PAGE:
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The Very Hungry Caterpillar
The Very Hungry Caterpillar is a children's picture book designed, illustrated, and written by Eric Carle, first published by the World Publishing Company in 1969, later published by Penguin Putnam. It features a caterpillar who eats his way through a wide variety of foodstuffs before pupating and emerging as a butterfly. The winner of many children's literature awards and a major graphic design award, it has sold 30 million copies worldwide. It has been described as having sold the equivalent of a copy per minute since its publication. It has been described as "one of the greatest childhood classics of all time." It was voted the number two children's picture book in a 2012 survey of School Library Journal readers.
The Very Hungry Caterpillar uses distinctive collage illustrations (Carle's third book, and a new style at the time), 'eaten' holes in the pages and simple text with educational themes – counting, the days of the week, foods, and a butterfly's life stages. There have been a large number of related books and other products, including educational tools, created in connection to the book. The caterpillar's diet is fictional rather than scientifically accurate, but the book introduces concepts of Lepidoptera life stages where transformations take place including the ultimate metamorphosis from 'hungry caterpillar' to 'handsome butterfly', and it has been endorsed by the Royal Entomological Society.
One morning, a caterpillar hatches from an egg. He is known as the Very Hungry Caterpillar, who loves eating, and so he begins to look for some food. He eats through increasing quantities of fruit on the following five days. First it's one apple on Monday, then two pears on Tuesday, then three plums on Wednesday, then four strawberries on Thursday, and finally, five oranges on Friday. On Saturday, he eats an enormous amount of food. He eats through one piece of chocolate cake, one ice cream cone, one pickle, one slice of Swiss cheese, one slice of salami, one lollipop, one piece of cherry pie, one sausage, one cupcake, and one slice of watermelon. Then that night, he gets sick with a stomach ache from over overeating (from all of those 6 days; Monday through Saturday). But the next morning, it becomes Sunday again. The caterpillar becomes much better after he eats one green leaf. Finally, he's not hungry anymore (and not little anymore). He was a big fat caterpillar. The caterpillar spins a cocoon around himself. There, inside he sleeps in it for two weeks. Later, the caterpillar emerges as a handsome butterfly with large, gorgeous, multi-coloured wings.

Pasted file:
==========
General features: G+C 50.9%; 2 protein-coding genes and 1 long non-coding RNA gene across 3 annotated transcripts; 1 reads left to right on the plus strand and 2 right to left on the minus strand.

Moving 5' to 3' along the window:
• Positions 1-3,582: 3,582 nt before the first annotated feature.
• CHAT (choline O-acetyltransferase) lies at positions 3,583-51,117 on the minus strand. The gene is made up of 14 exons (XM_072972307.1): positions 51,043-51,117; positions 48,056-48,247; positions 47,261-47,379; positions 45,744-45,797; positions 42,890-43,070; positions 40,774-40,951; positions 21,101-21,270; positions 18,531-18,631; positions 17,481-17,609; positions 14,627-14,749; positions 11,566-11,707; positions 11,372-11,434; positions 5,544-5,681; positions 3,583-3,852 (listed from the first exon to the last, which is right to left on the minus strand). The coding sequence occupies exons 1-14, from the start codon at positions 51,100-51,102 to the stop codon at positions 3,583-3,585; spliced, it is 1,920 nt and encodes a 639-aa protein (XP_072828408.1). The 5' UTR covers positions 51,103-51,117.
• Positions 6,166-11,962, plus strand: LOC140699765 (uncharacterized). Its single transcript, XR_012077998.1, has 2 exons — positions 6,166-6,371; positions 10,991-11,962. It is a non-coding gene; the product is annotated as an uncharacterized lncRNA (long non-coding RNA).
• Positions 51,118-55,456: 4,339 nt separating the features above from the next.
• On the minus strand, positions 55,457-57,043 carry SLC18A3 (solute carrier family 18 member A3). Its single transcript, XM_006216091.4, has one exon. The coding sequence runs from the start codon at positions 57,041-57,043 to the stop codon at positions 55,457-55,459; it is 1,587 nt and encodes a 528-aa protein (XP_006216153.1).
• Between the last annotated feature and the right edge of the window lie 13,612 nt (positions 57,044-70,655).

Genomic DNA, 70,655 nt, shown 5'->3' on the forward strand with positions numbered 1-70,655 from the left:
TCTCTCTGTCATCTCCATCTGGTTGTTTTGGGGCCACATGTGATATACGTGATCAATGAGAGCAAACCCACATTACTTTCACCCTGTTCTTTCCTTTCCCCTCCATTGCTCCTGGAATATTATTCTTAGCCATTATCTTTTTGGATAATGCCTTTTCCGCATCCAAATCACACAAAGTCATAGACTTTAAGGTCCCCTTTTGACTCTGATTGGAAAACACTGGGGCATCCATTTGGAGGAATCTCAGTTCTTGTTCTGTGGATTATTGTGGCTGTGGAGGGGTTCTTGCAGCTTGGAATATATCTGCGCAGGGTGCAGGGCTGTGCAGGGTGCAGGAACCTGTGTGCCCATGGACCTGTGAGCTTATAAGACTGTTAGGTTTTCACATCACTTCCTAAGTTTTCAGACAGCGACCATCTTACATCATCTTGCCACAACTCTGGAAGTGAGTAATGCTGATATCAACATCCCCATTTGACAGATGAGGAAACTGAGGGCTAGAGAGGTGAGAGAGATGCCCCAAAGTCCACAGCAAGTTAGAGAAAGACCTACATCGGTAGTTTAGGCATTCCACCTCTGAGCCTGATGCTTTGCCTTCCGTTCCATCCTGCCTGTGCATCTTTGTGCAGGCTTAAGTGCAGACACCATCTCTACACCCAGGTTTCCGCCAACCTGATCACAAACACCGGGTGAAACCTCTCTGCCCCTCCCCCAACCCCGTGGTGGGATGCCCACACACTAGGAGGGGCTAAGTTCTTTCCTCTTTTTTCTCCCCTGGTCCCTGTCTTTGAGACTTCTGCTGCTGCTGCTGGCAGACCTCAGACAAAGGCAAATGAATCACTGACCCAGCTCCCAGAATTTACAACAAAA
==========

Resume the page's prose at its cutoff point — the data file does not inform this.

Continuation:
In a sense the book was inspired by a hole punch: "One day I was punching holes with a hole puncher into a stack of paper, and I thought of a bookworm and so I created a story called A Week with Willi the Worm." Carle was familiar with "differently shaped pages" from books that he read as a child in Germany.
A Week with Willi the Worm featured a bookworm named Willi. But Carle's editor Ann Beneduce advised that a green worm would not make a likeable protagonist. "Then my editor suggested a caterpillar instead and I said 'Butterfly!' That's how it began," Carle recalls.
The differently shaped pages with holes representing the caterpillar's trail through foodstuffs were a challenge. No US printer could do the work economically but Beneduce found one in Japan.
Awards and accolades
The book has won numerous awards, including an American Institute of Graphic Arts Award in 1970, the Selection du Grand Prix des Treize in France in 1972, and the Nakamori Reader's Prize in Japan in 1975.